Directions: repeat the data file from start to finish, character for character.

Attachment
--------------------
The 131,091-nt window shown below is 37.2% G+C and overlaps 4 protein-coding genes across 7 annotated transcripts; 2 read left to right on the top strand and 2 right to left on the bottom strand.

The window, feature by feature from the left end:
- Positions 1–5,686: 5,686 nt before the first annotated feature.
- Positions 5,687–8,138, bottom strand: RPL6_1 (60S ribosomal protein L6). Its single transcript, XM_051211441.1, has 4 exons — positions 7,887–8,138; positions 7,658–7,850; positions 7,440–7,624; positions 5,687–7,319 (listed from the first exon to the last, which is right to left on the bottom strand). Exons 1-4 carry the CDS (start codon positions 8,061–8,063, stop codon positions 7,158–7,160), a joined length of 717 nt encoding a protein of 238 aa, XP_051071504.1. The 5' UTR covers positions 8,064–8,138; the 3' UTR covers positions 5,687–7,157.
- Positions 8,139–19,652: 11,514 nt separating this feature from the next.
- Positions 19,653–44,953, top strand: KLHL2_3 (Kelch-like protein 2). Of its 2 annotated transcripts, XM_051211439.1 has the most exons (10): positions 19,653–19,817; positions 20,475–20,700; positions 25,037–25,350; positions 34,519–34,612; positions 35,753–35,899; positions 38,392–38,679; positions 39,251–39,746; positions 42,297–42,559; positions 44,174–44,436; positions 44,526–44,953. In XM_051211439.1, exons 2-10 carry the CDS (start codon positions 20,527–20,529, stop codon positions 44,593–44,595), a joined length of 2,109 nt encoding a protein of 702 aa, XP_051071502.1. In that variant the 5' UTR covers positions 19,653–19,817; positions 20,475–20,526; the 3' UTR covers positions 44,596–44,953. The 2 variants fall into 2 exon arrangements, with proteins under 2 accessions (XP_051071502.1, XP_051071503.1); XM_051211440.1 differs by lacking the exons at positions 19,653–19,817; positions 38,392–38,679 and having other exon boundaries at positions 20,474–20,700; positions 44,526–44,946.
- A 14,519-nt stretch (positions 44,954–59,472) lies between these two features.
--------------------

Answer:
The 131,091-nt window shown below is 37.2% G+C and overlaps 4 protein-coding genes across 7 annotated transcripts; 2 read left to right on the top strand and 2 right to left on the bottom strand.

The window, feature by feature from the left end:
- Positions 1–5,686: 5,686 nt before the first annotated feature.
- Positions 5,687–8,138, bottom strand: RPL6_1 (60S ribosomal protein L6). Its single transcript, XM_051211441.1, has 4 exons — positions 7,887–8,138; positions 7,658–7,850; positions 7,440–7,624; positions 5,687–7,319 (listed from the first exon to the last, which is right to left on the bottom strand). Exons 1-4 carry the CDS (start codon positions 8,061–8,063, stop codon positions 7,158–7,160), a joined length of 717 nt encoding a protein of 238 aa, XP_051071504.1. The 5' UTR covers positions 8,064–8,138; the 3' UTR covers positions 5,687–7,157.
- Positions 8,139–19,652: 11,514 nt separating this feature from the next.
- Positions 19,653–44,953, top strand: KLHL2_3 (Kelch-like protein 2). Of its 2 annotated transcripts, XM_051211439.1 has the most exons (10): positions 19,653–19,817; positions 20,475–20,700; positions 25,037–25,350; positions 34,519–34,612; positions 35,753–35,899; positions 38,392–38,679; positions 39,251–39,746; positions 42,297–42,559; positions 44,174–44,436; positions 44,526–44,953. In XM_051211439.1, exons 2-10 carry the CDS (start codon positions 20,527–20,529, stop codon positions 44,593–44,595), a joined length of 2,109 nt encoding a protein of 702 aa, XP_051071502.1. In that variant the 5' UTR covers positions 19,653–19,817; positions 20,475–20,526; the 3' UTR covers positions 44,596–44,953. The 2 variants fall into 2 exon arrangements, with proteins under 2 accessions (XP_051071502.1, XP_051071503.1); XM_051211440.1 differs by lacking the exons at positions 19,653–19,817; positions 38,392–38,679 and having other exon boundaries at positions 20,474–20,700; positions 44,526–44,946.
- A 14,519-nt stretch (positions 44,954–59,472) lies between these two features.